Home > Uncategorized > Beginnings and endings: Telemachiad

Beginnings and endings: Telemachiad

Wednesday, September 9, 2009; 03:49 am Leave a comment Go to comments

A small beginning:

As the Sparknotes’ summary conveniently points out, Ulysses begins, not with Stephen Dedalus, the novel’s coming-of-age young artist, but rather with the theatrical and physically dominating Buck Mulligan.  In fact, Stephen is first introduced only via nickname, ‘Kinch’, and isn’t addressed with either part of his given name until 70 odd lines in when referred to simply as ‘Dedalus’.  This rather weak (meek) introduction foregrounds the theme of Stephen’s physical obscurity that persists throughout the Telemachiad.  The phrase which announces Stephen’s narrative presence (“Then, catching sight of Stephen Dedalus…” [1.11]) also references his elusiveness, and begins to carve out the debate in Chapter 3 about the “ineluctability” of visual stimuli.

One reference to ending we touched on in class appears in Chapter 2, in Deasy’s office:

“And snug in their plush, faded, the twelve apostles having preached to all the gentiles: world without end.” [2.203]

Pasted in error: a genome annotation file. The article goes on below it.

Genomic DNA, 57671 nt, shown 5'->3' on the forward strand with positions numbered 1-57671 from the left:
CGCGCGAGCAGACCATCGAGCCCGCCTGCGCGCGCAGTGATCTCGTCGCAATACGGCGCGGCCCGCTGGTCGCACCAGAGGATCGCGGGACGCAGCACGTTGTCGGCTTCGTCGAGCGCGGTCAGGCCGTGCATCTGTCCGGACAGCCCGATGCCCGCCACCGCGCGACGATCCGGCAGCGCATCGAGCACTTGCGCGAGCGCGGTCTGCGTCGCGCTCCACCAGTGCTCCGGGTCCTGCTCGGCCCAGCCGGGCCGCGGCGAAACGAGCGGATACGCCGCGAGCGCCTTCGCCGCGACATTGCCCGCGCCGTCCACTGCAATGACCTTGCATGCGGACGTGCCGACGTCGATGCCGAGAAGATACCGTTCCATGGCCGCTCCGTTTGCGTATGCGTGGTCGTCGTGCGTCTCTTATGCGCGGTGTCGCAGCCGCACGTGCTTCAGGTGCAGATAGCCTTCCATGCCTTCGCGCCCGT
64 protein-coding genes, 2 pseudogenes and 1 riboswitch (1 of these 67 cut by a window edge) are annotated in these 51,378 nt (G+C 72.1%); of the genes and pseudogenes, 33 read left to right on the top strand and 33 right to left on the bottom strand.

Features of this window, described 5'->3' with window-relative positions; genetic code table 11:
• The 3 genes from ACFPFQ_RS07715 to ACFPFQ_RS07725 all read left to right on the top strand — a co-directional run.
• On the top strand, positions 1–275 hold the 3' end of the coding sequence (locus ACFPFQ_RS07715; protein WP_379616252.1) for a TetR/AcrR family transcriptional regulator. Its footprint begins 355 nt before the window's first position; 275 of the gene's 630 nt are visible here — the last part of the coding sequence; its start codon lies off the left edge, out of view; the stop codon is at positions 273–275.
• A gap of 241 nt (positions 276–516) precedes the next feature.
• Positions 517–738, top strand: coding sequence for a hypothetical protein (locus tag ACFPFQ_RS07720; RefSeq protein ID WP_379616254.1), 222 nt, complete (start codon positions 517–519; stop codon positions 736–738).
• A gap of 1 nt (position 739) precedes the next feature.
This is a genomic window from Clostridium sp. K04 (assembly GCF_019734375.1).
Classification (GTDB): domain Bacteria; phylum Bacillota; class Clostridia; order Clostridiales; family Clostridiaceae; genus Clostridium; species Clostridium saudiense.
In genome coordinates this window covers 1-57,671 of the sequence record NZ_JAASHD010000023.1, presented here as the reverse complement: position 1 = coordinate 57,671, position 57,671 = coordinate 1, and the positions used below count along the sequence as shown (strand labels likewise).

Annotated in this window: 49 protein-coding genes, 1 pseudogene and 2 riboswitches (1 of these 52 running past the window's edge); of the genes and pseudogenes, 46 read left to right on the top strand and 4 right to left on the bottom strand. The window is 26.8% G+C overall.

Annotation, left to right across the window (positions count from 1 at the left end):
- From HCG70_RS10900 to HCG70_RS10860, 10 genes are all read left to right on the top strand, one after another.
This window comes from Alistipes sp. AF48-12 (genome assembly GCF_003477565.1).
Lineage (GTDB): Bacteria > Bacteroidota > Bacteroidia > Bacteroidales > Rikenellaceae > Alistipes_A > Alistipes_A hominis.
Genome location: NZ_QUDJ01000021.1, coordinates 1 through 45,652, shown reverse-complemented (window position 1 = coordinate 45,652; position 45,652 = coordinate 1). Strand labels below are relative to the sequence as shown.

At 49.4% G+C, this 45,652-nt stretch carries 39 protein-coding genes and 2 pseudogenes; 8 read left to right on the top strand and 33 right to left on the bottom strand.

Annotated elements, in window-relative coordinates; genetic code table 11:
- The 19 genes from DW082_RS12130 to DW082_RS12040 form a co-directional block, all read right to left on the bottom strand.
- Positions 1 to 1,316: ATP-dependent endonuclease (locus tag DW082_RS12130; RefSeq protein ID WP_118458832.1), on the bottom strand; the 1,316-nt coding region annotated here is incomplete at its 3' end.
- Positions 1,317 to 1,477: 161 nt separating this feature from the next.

Here, as Stephen muses over Deasy’s luxurious (silver?) spoon collection, he seems to be commenting upon the endless circularity and stagnation of Deasy’s (consumptive? constipated?) heaping and hoarding of history, religion, etc.  Deasy’s office is full of relics, historical signifiers, yet they are jumbled beyond recognition, as is his conception, and organization of historical ‘facts’.  When this is coupled with his fixation on goals, money, straight roads (per vias rectas), breaking/broken lances, anti-semitism, etc., Deasy seems to represent a sort of bullheaded and teleological system of history/historical exchange.  Although goal oriented, with God functioning as the bull’s eye, Joyce is quick to point out that Deasy’s system isn’t merely oblivious to outside influence, it is horrendously  self-consuming, and repetitive. Deasy’s gruesome regurgitation of phlegm at the end of Chapter 2 as well as the ouroburos image conjured by the repeated mention of foot and mouth disease both demonstrate the destructive and self-injurious (and consequently un-reflective, “history is to blame”) nature of linear history.

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